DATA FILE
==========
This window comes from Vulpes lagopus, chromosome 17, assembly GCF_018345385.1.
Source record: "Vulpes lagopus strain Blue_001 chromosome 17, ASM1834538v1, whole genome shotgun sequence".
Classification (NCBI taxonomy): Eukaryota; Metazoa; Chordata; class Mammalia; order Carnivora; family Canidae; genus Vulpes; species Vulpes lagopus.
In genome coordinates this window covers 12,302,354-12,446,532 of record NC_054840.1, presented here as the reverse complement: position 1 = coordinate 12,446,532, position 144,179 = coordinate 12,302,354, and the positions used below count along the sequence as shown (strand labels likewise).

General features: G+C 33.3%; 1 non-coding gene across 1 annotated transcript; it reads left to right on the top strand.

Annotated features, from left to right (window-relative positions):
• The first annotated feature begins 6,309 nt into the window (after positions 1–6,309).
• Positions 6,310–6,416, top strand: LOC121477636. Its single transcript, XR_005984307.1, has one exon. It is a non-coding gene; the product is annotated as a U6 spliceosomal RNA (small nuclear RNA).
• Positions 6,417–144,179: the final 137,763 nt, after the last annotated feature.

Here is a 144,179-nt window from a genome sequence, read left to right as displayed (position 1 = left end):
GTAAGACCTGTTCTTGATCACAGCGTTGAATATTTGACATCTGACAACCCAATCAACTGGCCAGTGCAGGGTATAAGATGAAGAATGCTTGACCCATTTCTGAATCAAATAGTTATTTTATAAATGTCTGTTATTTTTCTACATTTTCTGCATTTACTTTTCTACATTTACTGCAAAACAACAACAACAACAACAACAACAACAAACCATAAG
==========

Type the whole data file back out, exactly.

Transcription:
This window comes from Vulpes lagopus, chromosome 17, assembly GCF_018345385.1.
Source record: "Vulpes lagopus strain Blue_001 chromosome 17, ASM1834538v1, whole genome shotgun sequence".
Classification (NCBI taxonomy): Eukaryota; Metazoa; Chordata; class Mammalia; order Carnivora; family Canidae; genus Vulpes; species Vulpes lagopus.
In genome coordinates this window covers 12,302,354-12,446,532 of record NC_054840.1, presented here as the reverse complement: position 1 = coordinate 12,446,532, position 144,179 = coordinate 12,302,354, and the positions used below count along the sequence as shown (strand labels likewise).

General features: G+C 33.3%; 1 non-coding gene across 1 annotated transcript; it reads left to right on the top strand.

Annotated features, from left to right (window-relative positions):
• The first annotated feature begins 6,309 nt into the window (after positions 1–6,309).
• Positions 6,310–6,416, top strand: LOC121477636. Its single transcript, XR_005984307.1, has one exon. It is a non-coding gene; the product is annotated as a U6 spliceosomal RNA (small nuclear RNA).
• Positions 6,417–144,179: the final 137,763 nt, after the last annotated feature.

Here is a 144,179-nt window from a genome sequence, read left to right as displayed (position 1 = left end):
GTAAGACCTGTTCTTGATCACAGCGTTGAATATTTGACATCTGACAACCCAATCAACTGGCCAGTGCAGGGTATAAGATGAAGAATGCTTGACCCATTTCTGAATCAAATAGTTATTTTATAAATGTCTGTTATTTTTCTACATTTTCTGCATTTACTTTTCTACATTTACTGCAAAACAACAACAACAACAACAACAACAACAAACCATAAG